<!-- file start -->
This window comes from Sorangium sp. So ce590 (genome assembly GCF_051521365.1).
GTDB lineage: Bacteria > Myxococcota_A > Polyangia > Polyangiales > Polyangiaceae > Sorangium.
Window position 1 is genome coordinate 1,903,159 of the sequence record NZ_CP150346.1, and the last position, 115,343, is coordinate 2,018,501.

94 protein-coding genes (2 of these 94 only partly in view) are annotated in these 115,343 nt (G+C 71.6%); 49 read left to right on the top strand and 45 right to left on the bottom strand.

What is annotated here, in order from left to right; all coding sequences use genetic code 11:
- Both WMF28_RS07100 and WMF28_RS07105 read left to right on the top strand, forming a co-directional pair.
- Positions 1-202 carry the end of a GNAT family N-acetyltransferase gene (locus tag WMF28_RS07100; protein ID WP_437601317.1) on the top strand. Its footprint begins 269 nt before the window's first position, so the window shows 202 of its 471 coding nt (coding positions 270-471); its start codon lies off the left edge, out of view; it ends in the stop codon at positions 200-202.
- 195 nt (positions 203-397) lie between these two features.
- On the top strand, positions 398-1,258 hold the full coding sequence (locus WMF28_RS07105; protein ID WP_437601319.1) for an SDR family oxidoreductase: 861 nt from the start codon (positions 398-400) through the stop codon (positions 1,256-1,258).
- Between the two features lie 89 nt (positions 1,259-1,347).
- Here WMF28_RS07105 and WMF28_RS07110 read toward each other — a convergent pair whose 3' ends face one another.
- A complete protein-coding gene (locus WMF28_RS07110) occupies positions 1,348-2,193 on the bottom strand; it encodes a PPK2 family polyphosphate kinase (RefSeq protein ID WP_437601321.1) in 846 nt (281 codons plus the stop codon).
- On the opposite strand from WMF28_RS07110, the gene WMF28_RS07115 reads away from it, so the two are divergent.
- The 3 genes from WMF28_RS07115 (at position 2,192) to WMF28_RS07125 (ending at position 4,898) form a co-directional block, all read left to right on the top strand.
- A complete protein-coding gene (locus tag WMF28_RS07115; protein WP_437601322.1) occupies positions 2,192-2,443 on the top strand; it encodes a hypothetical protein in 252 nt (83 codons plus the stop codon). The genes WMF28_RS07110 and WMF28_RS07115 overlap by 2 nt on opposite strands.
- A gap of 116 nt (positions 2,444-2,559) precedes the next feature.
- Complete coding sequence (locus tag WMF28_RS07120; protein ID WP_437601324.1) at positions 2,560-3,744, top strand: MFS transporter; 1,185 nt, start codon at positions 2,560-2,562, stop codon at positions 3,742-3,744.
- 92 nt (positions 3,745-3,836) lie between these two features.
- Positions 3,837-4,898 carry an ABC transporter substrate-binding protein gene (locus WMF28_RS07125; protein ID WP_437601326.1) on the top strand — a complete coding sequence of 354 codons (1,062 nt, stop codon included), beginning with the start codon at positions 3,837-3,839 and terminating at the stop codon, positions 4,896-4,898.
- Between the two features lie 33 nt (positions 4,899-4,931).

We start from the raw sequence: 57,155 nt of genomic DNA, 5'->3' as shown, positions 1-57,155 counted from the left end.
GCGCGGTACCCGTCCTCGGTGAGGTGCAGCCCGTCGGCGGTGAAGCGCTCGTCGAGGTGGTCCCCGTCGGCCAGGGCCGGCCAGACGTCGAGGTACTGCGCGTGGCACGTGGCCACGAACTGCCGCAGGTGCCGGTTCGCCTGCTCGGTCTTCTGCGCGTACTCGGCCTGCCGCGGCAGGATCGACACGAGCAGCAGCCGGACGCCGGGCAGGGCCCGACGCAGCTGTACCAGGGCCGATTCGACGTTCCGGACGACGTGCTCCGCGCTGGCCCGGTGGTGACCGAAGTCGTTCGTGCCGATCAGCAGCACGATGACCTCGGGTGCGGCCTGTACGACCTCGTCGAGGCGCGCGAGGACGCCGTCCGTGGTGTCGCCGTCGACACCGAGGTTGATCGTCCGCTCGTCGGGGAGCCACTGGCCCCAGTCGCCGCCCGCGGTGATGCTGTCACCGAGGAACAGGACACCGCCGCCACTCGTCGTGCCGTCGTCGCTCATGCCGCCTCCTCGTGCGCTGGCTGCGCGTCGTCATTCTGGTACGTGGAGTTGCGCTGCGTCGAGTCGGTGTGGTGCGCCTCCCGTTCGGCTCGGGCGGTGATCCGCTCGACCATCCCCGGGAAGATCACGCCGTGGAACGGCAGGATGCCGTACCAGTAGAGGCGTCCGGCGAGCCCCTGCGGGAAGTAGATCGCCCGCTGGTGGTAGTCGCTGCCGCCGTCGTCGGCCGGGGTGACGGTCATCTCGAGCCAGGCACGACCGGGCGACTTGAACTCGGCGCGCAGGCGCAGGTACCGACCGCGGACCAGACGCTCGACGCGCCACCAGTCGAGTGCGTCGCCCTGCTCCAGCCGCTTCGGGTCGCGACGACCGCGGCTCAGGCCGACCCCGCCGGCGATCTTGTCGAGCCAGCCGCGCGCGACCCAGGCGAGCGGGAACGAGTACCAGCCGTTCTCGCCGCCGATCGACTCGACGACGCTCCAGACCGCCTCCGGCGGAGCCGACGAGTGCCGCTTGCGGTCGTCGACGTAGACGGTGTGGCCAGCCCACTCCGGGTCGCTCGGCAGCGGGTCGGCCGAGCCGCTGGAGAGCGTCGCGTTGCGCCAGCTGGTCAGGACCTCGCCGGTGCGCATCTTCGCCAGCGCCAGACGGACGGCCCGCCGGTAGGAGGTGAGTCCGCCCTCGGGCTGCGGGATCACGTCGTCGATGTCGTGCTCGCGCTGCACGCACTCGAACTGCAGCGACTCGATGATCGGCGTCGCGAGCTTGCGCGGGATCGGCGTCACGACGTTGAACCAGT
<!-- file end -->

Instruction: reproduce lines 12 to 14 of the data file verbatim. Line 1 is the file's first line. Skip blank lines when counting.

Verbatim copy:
- A complete protein-coding gene (locus WMF28_RS07110) occupies positions 1,348-2,193 on the bottom strand; it encodes a PPK2 family polyphosphate kinase (RefSeq protein ID WP_437601321.1) in 846 nt (281 codons plus the stop codon).
- On the opposite strand from WMF28_RS07110, the gene WMF28_RS07115 reads away from it, so the two are divergent.
- The 3 genes from WMF28_RS07115 (at position 2,192) to WMF28_RS07125 (ending at position 4,898) form a co-directional block, all read left to right on the top strand.